What meds can i take while pregnant for allergies

There are a number of medications that are not safe to take during pregnancy. First among them are oral decongestants.

Oral decongestants are best avoided altogether during the first trimester because of an uncertain risk of several rare birth defects,” says Ciara Staunton, a family nurse practitioner and owner of Staunton Primary Care in Cincinnati. “However, Sudafed (pseudoephedrine), which is locked up behind the pharmacy counter, can be used in the second and third trimesters in women without hypertension.”

But Staunton warns that Sudafed-PE (phenylephrine), the over-the-counter option, should never be taken during pregnancy.

It is less effective than pseudoephedrine. But more importantly, its safety for pregnant women is questionable.

Ms. Staunton also recommends against using any herbal therapies during pregnancy. “In the United States and most other countries, herbal medicines are minimally regulated and not monitored for adverse events.”


Treatment of Rhinitis During Pregnancy

  1. Decongestants: Pseudoephedrine (Sudafed and numerous generic forms) is the preferred oral decongestant to treat allergic and non-allergic rhinitis during pregnancy, although should be avoided during the entire first trimester, as it has been associated with baby gastroschisis. This medication is pregnancy category C.
  2. Dzieciolowska-baran E, Teul-swiniarska I, Gawlikowska-sroka A, Poziomkowska-gesicka I, Zietek Z.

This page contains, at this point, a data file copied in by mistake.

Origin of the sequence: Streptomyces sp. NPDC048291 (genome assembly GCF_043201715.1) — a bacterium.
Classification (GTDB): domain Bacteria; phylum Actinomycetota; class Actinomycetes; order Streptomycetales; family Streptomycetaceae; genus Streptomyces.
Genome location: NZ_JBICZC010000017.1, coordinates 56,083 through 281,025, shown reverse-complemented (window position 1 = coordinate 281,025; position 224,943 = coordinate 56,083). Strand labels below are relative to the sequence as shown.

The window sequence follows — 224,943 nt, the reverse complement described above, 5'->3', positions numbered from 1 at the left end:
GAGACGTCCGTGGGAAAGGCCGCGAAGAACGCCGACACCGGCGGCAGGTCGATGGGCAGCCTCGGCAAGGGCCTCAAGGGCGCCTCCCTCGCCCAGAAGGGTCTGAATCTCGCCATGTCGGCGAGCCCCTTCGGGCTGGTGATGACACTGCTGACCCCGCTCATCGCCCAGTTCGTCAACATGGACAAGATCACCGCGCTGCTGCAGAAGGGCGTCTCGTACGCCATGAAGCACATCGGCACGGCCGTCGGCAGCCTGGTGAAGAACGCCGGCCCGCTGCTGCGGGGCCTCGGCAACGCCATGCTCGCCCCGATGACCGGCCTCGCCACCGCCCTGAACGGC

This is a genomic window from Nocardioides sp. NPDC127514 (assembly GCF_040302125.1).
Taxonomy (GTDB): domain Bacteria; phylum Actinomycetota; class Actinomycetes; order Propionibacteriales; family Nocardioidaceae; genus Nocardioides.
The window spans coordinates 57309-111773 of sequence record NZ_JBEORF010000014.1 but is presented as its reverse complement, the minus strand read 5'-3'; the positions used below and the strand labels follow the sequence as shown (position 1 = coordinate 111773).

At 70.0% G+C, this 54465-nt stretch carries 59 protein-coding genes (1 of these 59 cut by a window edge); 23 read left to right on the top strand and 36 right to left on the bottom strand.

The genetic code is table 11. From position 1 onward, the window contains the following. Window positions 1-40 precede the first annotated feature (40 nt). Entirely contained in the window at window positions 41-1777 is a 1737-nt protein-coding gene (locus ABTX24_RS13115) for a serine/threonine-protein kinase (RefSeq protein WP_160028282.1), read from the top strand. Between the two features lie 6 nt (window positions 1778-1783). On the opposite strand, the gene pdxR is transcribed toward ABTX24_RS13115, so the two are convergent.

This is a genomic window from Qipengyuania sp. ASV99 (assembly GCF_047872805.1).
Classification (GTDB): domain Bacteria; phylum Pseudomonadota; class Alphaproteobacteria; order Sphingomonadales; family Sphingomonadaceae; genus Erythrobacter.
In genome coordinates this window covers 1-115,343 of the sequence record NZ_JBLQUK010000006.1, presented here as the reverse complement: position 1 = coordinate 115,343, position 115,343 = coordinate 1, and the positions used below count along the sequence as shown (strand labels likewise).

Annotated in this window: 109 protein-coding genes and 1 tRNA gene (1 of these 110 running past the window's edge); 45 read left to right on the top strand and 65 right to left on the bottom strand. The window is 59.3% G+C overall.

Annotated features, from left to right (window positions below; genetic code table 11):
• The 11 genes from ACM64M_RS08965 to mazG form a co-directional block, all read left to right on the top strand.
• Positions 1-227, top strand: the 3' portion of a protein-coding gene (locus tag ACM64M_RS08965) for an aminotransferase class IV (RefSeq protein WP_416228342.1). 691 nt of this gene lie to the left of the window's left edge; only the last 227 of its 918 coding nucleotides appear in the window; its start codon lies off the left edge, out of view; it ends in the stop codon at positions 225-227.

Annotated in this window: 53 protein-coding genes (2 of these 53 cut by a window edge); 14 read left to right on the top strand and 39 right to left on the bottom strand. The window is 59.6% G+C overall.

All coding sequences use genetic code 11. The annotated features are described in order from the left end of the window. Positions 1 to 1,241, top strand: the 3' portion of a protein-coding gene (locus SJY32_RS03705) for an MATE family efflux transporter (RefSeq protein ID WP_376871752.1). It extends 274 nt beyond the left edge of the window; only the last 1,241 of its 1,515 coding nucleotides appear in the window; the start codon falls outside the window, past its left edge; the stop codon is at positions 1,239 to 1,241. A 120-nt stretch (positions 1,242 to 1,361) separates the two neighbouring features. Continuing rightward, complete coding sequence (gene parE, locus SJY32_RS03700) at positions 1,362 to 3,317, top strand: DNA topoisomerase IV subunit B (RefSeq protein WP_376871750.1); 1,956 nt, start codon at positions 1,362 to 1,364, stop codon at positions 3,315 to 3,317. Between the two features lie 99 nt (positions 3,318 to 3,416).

Rhinitis as a cause of respiratory disorders during pregnancy. Adv Exp Med Biol. 2013;755:213-20. doi: 10.1007/978-94-007-4546-9_27

  3. FDA Pregnancy Categories. U.S. Department of Health and Human Services. Updated: Wed Jun 26 2019

  4. Pali-Schöll I, Namazy J, Jensen-Jarolim E. Allergic diseases and asthma in pregnancy, a secondary publication. World Allergy Organ J. 2017;10(1):10. Published 2017 Mar 2. doi:10.1186/s40413-017-0141-8

  5. Medicated Nasal Sprays: Cromolyn nasal spray (NasalCrom®, generics) is helpful in treating allergic rhinitis if it is used before exposure to an allergen and prior to the onset of symptoms.

    This medication is pregnancy category B and is available over the counter. If this medication is not helpful, one nasal steroid, budesonide (Rhinocort Aqua®), received a pregnancy category B rating (all others are category C), and therefore would be the nasal steroid of choice during pregnancy. Rhinocort became available over-the-counter without a prescription in early 2016.

  6. FDA Drug Safety Communication: FDA has reviewed possible risks of pain medicine use during pregnancy.

    U.S. Food and Drug istration. 01/19/2016

  7. Nasal Saline: Rhinitis of pregnancy tends not to reply to antihistamines or nasal sprays. This condition seems to reply temporarily to nasal saline (saltwater), which is safe to use during pregnancy (it is not actually a drug). Nasal saline is available over the counter, is inexpensive, and can be used as often as needed. Generally, 3 to 6 sprays are placed in each nostril, leaving the saline in the nose for up to 30 seconds, and then blowing the nose.
  8. Immunotherapy:Allergy shots can be continued during pregnancy, but it is not recommended to start this treatment while pregnant.

    Typically the dose of the allergy shots is not increased, and numerous allergists will cut the dose of the allergy shot by 50 percent during pregnancy. Some allergists feel that allergy shots should be stopped during pregnancy, given the risk of anaphylaxis and possible harm to the fetus as a result. Other than anaphylaxis, there is no data showing that the allergy shots themselves are actually harmful to the fetus.